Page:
This is the most important moment for reform since the financial crisis, writes Joe Nocera: "Capital matters. Let me put that another way. The current fight over additional capital requirements for the banking industry, eye-glazing though it is, also happens to be the most important reform moment since the financial crisis broke out three years ago. More important than the wrangling over Dodd-Frank. More important than the ongoing effort to regulate derivatives. More important even than the jousting over the new Consumer Financial Protection Bureau. If investment banks like Merrill Lynch had had adequate capital requirements, they would not have been able to pile on so much disastrous debt. If A.I.G. had been required to put up enough capital against its credit default swaps, it’s quite likely that the government would not have had to take over the company."

My column: Whatever happened to grand bargains? The Democrats, if you challenge them on this, don’t necessarily disagree. But what’s the alternative, they ask, let the debt ceiling cave in and the economy go into a tailspin? The Republicans might be willing to take that risk, but they’re not. They control the White House and the Senate. They have to be responsible. Be the grown-ups. Govern. That’s true. But it’s created a fundamental imbalance in American politics: There’s never a good enough reason for the Democrats to say no, or for the Republicans to say yes. And letting that dynamic persist is not responsible either. Eventually, this White House has to figure out how to make Republicans say yes.

The idea of "job-killing spending" makes no sense, writes Alan Blinder: "How can the government destroy jobs by either hiring people directly or buying things from private companies? For example, how is it that public purchases of computers destroy jobs but private purchases of computers create them? One possible answer is that the taxes necessary to pay for the government spending destroy more jobs than the spending creates. That's a logical possibility, although it would require extremely inept choices of how to spend the money and how to raise the revenue. But tax-financed spending is not what's at issue today. The current debate is about deficit spending: raising spending without raising taxes. For example, the large fiscal stimulus enacted in 2009 was not 'paid for.' Yet it has been claimed that it created essentially no jobs. Really?"

Adorable animals playing with humans interlude: A lion sleeps on top of a person.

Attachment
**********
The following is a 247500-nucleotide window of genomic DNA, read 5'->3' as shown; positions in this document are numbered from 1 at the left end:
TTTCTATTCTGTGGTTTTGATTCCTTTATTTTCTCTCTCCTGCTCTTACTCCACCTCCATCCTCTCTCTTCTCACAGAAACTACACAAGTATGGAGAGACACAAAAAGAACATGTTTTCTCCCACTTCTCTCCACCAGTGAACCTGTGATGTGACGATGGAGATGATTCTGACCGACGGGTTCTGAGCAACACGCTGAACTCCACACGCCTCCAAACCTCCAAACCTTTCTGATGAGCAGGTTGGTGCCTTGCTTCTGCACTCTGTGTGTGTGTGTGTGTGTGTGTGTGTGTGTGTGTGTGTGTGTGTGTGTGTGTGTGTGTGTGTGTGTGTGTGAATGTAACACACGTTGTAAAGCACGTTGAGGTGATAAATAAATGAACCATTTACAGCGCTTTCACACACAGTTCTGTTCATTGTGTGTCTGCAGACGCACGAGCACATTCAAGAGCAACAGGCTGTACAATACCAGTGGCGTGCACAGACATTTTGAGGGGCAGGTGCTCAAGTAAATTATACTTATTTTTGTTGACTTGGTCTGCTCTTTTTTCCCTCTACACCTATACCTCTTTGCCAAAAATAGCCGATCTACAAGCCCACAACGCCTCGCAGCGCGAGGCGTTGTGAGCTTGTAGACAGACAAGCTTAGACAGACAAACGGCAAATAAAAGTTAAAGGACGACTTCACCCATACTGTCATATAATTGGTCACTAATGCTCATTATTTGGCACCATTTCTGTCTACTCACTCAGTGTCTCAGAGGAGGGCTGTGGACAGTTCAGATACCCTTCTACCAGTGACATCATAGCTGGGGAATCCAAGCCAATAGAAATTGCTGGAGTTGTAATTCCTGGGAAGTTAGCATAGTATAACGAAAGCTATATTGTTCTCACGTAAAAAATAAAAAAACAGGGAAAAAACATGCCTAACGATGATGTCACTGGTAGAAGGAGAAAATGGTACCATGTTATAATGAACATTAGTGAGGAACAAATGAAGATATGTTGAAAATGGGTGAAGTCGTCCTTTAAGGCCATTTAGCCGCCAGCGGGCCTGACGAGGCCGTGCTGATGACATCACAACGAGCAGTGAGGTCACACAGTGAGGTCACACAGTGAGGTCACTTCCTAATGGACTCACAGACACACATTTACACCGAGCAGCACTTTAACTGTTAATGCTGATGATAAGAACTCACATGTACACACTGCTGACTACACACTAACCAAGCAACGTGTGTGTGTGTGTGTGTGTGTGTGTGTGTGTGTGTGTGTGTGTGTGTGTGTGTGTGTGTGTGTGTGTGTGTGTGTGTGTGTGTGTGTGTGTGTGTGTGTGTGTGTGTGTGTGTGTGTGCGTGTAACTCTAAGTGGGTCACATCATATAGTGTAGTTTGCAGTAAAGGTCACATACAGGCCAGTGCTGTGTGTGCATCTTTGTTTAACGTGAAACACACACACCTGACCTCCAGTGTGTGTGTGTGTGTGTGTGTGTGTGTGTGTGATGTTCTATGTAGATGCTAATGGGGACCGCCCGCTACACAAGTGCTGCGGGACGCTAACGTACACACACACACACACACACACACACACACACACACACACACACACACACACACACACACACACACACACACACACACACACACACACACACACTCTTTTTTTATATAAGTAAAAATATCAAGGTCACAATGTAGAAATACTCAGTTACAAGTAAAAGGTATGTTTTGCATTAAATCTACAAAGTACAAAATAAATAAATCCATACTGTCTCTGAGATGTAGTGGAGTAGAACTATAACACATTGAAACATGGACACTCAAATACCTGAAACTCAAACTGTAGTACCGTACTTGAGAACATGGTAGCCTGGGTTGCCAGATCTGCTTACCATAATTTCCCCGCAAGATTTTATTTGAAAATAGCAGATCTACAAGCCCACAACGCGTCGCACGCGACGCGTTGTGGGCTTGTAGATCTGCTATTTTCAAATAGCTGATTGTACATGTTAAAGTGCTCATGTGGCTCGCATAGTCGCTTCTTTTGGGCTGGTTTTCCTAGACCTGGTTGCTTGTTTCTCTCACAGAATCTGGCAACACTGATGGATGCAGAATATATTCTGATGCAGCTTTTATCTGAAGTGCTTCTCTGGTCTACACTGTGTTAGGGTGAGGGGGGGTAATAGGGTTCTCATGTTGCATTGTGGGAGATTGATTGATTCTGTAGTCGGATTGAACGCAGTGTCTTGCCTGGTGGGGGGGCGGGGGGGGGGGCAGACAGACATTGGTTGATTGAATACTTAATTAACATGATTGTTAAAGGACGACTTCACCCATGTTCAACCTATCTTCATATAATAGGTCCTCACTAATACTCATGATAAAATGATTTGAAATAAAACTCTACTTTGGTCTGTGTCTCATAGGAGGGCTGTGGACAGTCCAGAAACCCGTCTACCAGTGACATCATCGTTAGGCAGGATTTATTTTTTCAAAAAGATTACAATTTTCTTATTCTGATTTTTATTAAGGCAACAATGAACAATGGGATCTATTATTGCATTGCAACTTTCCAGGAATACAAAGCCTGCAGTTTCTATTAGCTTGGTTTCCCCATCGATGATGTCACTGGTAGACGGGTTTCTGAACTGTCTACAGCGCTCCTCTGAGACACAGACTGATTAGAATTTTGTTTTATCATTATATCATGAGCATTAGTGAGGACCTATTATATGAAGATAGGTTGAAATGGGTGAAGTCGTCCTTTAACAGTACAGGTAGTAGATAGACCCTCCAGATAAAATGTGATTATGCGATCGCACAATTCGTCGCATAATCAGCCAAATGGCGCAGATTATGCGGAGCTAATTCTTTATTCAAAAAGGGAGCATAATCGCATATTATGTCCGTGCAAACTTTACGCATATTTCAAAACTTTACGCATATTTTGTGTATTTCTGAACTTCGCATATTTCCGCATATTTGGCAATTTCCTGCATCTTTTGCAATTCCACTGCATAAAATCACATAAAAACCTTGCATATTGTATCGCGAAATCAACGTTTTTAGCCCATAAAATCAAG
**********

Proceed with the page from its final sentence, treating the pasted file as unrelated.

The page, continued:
Health Care

The health care debate is overrun with conflicting forecasts, reports Milt Freudenheim: "The debate over the effects of the federal health care law on employer-provided insurance has been intensifying in recent weeks, with controversial polls and consultants contradicting one another about whether employees will benefit or lose coverage by 2014. After nearly two weeks of widespread queries and criticisms, McKinsey & Company...posted on Monday the questionnaire and methodology of an online survey it had released that was denounced by the White House and others for contending that nearly a third of employers would definitely or probably drop coverage for employees when provisions of the health care law took effect in 2014...Over all, including all employers, analyses by a number of widely cited researchers predicted little or no change in employer-sponsored insurance in 2014."

"Doc fixes" are driving up Medicare spending, reports Lester Feder: "The Medicare physician payment formula is often attacked as a budget gimmick that holds down federal spending on paper, even though everyone knows the cuts it imposes will never come into effect. Weaning lawmakers off the device, however, is challenging not only because putting an end to it gets more expensive with every passing year but because it has failed at achieving the goal it was actually designed for: slowing cost growth. A permanent fix to the problem, experts say, requires not just being honest about what it will cost to pay doctors but also crafting a new payment structure that will succeed where the current formula failed...Congress started creating 'cliffs' -- adding tens of billions in spending for short-term extensions but assuming the cuts would go into effect afterward. That tactic kept the cost of a full repeal off the books."